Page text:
Understanding the Three-Strikes Rule Before You’re Out!
Texas utilizes the three-strikes rule, but there’s some confusion on what falls under it. Taking from the baseball rule of a “strikeout,” the same enforcements put into play with the law. Three-strikes and you’re out, which means 25 years to life in jail. Unfortunately, even without killing someone, the sentencing can reflect a similarity. It’s evident that at the third strike, the defendant must hire an experienced legal representation. Here at Huerta Law Firm, we’re devoted to help cases like these.
Many ask, why such an extreme measure, and what all does it entail? To answer that, there are a few things you should know to understand their reasoning. Mainly, the law was put into effect to keep habitual offenders away from committing any sort of crimes after their second offense. So, what counts as an offense, and is it right?
What Counts As Part Of The Three-Strikes Rule
Simply put, if someone has committed two 3rd degree felonies, then the rule will come into play when they commit their third crime. Many people panic after just hearing the term “three-strikes rule,” thinking that it applies to any and everyone. The key part of the rule is that it counts when you commit a 3rd-degree felony or higher. Each felony serves as one “strike” against the defendant.
Although the sentences for the first strikes may not be that severe, the rule comes into play on the third conviction. Now, due to overcrowding in prisons, budgets, and a reliable defense lawyer, a judge might make the sentence state jail, instead of a felony, which changes the conviction and doesn’t count it as a “strike.” In Texas, if a defendant has two previous felony convictions, their punishment sits at a minimum of 25 years. The following crimes count as felonies that can cause this:
- Sexual offenses including assault, rape, and child molestation
- Murder and manslaughter
- Offenses that result in serious bodily harm
- Weapon offenses
- Domestic violence
- Aggravated kidnapping
What Are Other Life Sentences?
There are consequences for second convictions that may also require a life sentence before getting to the third strike. These include, but are not limited to, the following:
- Aggravated kidnapping
- Aggravated Sexual Assault
- Indecency with a child
- Sexual Assault
Is The Three-Strikes Rule Fair?
Since Texas put the rule into effect in 1974 , it has stirred controversy on how it violates the 8th amendment to the Constitution, which forbids “cruel and unusual punishment.” Since convictions for non-violent felonies like theft are treated as violent crimes, controversy has sparked. Many cases, such as Rummel vs. Estelle in 1964, remain a perfect example of how this may come across as unfair. Simply put, Rummel had three felonies, all of which were non-violent but all involved money, but all between $28-$120 in value. At the end of his third felony, he was then sentenced to life in prison. Rommel argued that it was unconstitutional, but lost the case.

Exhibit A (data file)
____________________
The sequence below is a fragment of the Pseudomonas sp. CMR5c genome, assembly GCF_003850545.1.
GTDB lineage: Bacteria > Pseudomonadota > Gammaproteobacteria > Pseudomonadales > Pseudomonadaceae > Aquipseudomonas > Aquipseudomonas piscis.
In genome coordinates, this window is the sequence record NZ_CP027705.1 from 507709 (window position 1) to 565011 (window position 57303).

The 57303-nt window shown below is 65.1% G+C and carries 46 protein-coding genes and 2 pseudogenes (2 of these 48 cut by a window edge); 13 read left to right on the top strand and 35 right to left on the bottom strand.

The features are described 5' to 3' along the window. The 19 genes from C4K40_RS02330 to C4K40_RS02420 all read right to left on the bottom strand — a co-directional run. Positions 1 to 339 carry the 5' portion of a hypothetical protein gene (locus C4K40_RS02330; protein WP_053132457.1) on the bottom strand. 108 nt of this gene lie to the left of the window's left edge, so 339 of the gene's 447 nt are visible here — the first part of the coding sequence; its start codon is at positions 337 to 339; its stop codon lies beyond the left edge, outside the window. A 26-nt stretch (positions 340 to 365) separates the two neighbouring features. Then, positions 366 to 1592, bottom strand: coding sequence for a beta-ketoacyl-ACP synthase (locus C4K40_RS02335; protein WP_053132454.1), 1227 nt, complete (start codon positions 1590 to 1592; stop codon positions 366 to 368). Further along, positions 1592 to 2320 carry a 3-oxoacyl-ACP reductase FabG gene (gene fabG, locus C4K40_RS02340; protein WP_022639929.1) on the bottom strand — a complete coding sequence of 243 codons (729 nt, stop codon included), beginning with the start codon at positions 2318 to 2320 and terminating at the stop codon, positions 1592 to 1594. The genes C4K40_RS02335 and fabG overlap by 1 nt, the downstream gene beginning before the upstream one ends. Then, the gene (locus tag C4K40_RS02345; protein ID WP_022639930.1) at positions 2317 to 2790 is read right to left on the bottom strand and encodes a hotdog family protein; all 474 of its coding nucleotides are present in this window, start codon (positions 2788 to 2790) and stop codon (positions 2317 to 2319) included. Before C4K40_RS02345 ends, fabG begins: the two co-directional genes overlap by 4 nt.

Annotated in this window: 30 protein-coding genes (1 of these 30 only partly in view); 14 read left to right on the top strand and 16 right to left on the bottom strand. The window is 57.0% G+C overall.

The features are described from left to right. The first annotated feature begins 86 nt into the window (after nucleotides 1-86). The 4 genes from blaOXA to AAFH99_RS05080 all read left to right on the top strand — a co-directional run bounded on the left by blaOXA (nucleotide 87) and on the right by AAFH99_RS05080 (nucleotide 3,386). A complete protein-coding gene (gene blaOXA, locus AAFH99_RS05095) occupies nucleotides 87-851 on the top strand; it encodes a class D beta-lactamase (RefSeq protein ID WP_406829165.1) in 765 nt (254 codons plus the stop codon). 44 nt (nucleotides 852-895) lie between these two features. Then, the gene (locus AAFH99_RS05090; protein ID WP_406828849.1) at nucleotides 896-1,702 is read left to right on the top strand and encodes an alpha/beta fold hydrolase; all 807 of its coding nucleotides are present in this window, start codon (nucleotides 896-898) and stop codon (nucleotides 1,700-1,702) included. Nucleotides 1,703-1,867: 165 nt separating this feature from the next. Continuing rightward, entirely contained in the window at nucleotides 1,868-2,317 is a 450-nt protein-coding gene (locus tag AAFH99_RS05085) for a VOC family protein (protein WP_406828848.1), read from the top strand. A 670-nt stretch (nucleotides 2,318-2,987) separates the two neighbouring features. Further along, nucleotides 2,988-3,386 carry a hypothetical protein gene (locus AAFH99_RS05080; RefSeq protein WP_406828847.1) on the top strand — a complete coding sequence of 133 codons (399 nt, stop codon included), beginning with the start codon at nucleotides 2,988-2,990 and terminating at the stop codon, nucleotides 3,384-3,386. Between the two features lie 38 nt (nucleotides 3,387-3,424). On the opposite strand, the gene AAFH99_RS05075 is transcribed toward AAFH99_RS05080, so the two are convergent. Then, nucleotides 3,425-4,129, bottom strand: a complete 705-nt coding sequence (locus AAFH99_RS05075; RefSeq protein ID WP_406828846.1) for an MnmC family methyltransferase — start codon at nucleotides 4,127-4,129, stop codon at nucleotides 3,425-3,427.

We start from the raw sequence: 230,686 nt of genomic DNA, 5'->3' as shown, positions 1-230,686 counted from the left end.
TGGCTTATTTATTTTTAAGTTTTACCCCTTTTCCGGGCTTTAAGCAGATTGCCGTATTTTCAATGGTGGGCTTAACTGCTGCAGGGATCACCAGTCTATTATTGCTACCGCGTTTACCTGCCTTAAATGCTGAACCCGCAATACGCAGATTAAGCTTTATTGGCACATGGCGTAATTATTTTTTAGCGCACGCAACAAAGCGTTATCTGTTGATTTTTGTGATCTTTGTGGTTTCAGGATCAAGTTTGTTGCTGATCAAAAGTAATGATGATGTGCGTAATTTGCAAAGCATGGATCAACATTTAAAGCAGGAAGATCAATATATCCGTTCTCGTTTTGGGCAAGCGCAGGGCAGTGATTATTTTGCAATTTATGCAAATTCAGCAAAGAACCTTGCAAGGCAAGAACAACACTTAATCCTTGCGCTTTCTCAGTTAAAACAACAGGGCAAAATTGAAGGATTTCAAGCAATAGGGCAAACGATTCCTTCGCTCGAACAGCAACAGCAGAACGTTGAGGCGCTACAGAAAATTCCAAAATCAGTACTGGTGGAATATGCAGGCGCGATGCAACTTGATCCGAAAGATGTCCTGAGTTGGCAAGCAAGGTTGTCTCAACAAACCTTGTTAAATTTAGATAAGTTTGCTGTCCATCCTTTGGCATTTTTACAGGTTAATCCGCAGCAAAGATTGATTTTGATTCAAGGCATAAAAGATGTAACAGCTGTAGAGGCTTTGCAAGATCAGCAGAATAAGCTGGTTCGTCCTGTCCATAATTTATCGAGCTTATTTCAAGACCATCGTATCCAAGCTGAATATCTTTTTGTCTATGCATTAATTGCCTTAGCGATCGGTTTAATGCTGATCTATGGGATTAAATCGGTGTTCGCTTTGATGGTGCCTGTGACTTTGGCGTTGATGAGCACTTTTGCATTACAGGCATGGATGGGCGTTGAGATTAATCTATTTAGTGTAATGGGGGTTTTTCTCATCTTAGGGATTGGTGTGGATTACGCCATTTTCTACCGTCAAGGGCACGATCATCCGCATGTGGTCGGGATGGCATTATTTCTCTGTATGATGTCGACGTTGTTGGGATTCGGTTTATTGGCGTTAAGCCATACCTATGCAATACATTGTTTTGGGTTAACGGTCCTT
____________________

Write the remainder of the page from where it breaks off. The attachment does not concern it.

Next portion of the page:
If you or a loved one find yourselves in this situation, a defense lawyer from the Huerta Law Firm can help. We can fight charges like these to ensure that no one loses their life to the prison system like this.
How Does the Three-Strikes Rule Work With DWIs?
Earlier this year, the National Highway Traffic Safety Administration (NHTSA) reported that 48 percent of traffic deaths in El Paso County involve a drunk or impaired driver, which is the highest percentage among large counties. Unless the defendant was somehow involved with other charges, the three-strikes rule does not include them. However, there are steep consequences for a third-time offense with a DWI. After a third DWI, the state of Texas considers it as a third-degree felony. It doesn’t matter if your first two were twenty or thirty years ago, Texas takes it all into consideration against you.
Jail Time And Fines
If convicted for a third DWI, a prison sentence of two years minimum and ten years maximum awaits. Of course, the two-year minimum can be cut down depending on the judge and the defendant’s behavior and if they stay out of trouble. There’s also the option of a plea bargain, which will require a judge’s approval as well.
In addition to jail time of some sort, you can expect to deal with stiff fines. The judge could set a maximum of $10,000, but that’s not including court fees, driver’s license fees, alcohol treatment, increased insurance rates, impound and towing costs, etc. The amount you must pay after your third charge continues to grow, making it difficult for offenders to catch up. Especially because getting charged with a DWI can affect your job opportunities which could impact your options for income.
What Can Huerta Law Do For You?
Alone, the defendant may not realize how they can fight back a charge. Here at Huerta Law Firm, we commit to resiliently defending our clients to prove their innocence. We use different techniques and strategies depending on the offense and case. Once we’ve determined what works best, it doesn’t matter if it’s a criminal charge or DWI, we will fight for you. Please, contact us now if you need help or know someone who does.